From the start of the American Civil War until just before it ended, there was no doubt amongst informed opinion in Britain as to how it would end. “I suppose,” the Foreign Secretary, Earl Russell, wrote to the British Ambassador in Washington, “that the break-up of the Union is now inevitable.” The Chancellor of the Exchequer, William Gladstone, agreed. It was all but impossible, he said, that the North could win. Continue reading
A package recently arrived for me in the post. It contained a book entitled Why Conservative? by Timothy Raison, which a friend had borrowed (to be kind to him) in the 1960s and was now returning. I naturally sent him an invoice for overdue library fines which, at 5p a day and after inflation, amounted to nearly £2,500. I await his cheque. Continue reading
Recently, The Economist celebrated its 175th birthday. As it reminded its readers, “in September 1843 James Wilson, a hatmaker from Scotland, founded this newspaper. His purpose was simple: to champion free trade, free markets and limited government. They were the central principles of a new political philosophy to which Wilson adhered and to which The Economist has been committed ever since. That cause was liberalism.” Continue reading
The second crisis of capitalism (part 6)
This week marks the end of this series of blogs. It has focused on economic analysis, on the growing social inequality since neo-liberalism came to dominate the political landscape after 1980, and on possible remedies for the problems. It is time now to consider the political implications. Continue reading
The second crisis of capitalism (part 5)
Do we support a free market?
The answer is clearly “maybe”.
We’ve nothing against the free market,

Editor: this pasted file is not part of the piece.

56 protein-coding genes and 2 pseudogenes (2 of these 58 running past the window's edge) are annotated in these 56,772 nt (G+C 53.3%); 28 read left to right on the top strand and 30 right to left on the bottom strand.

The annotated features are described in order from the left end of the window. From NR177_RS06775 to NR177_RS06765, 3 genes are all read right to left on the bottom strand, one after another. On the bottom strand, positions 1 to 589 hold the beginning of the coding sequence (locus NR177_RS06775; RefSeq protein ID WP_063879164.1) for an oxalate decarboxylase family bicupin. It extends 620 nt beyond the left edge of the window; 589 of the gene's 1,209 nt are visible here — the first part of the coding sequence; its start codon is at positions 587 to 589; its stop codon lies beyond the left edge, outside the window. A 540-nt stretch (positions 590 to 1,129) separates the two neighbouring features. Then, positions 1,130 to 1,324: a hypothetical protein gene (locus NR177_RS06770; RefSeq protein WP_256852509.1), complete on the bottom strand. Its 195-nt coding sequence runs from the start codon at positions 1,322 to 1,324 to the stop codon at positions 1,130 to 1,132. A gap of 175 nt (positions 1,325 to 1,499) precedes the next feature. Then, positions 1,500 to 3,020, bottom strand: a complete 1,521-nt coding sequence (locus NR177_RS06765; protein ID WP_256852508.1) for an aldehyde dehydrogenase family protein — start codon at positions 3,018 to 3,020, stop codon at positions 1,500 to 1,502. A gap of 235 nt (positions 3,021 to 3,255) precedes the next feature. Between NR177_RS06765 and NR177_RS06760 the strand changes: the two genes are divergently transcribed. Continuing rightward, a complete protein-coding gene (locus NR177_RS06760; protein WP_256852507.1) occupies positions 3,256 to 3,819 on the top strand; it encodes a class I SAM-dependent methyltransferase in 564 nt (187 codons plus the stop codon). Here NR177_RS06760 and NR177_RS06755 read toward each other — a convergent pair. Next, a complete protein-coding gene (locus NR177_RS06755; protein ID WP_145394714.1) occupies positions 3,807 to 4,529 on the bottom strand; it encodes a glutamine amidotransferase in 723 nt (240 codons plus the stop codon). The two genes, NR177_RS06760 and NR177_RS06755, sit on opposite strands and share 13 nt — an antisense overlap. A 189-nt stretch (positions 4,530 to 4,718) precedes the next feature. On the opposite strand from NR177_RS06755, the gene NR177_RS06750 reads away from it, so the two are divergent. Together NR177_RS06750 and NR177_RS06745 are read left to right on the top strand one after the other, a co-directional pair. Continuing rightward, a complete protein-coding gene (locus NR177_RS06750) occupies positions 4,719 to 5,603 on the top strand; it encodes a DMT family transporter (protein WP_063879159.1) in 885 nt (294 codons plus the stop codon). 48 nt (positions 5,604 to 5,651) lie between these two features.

just as long as it doesn’t stay free.
That is from a poem I wrote in about 1990, satirising Labour Party policy. Neil Kinnock was trying to walk a precarious tightrope between traditional socialist policies and the new economic (and electoral) realities of the time. Now I look at the lines again, I am disconcerted to find that – far from satire – they come quite close to saying what I now believe. Continue reading
The second crisis of capitalism (part 4)
In the last blog, I summarised Thomas Piketty’s arguments in Capital in the 21st Century. Now I want to add another book into the mix – Reckless Opportunists: Elites at the End of the Establishment by Aeron Davis. Continue reading
The second crisis of capitalism (part 3)
In last week’s blog, I summarised research published by Thomas Piketty that showed how economic growth was increasingly being diverted into the pockets of the very rich. The result is that inequalities in wealth are now at a level, throughout the Western world, approaching those obtaining at the start of the First World War. Piketty has shown how, even at an average rate of return on investment and with taxes paid, the growth in the wealth of the wealthy will, year by year, outstrip the growth in the wealth of everyone else. Continue reading
The second crisis of capitalism (part 2)
I will admit to having had two expectations when I opened Piketty’s Capital in the 21st Century. The first was that the author was a left-wing economist, possibly a neo-Marxist, the darling of the European left, and someone with whom I was likely to disagree. The second was that I expected his book to be essentially polemical in style, long on diatribe and short on evidence. Continue reading
As previewed last week, this is the first in a series of blogs in which I will attempt to pull together various strands from my blogs of the past few years. Let me start by recapping where I had got to previously with thoughts on the economy, on politics and on the growing inequality of wealth. Continue reading
For the past few weeks, I have been conducting what writers call ‘background research’ and what other people call sitting in a deckchair reading a book. I am hoping, quite soon, to start work on a novel (or a series of novels) that will, to some extent, concern life and events in Britain in the past half-century. Continue reading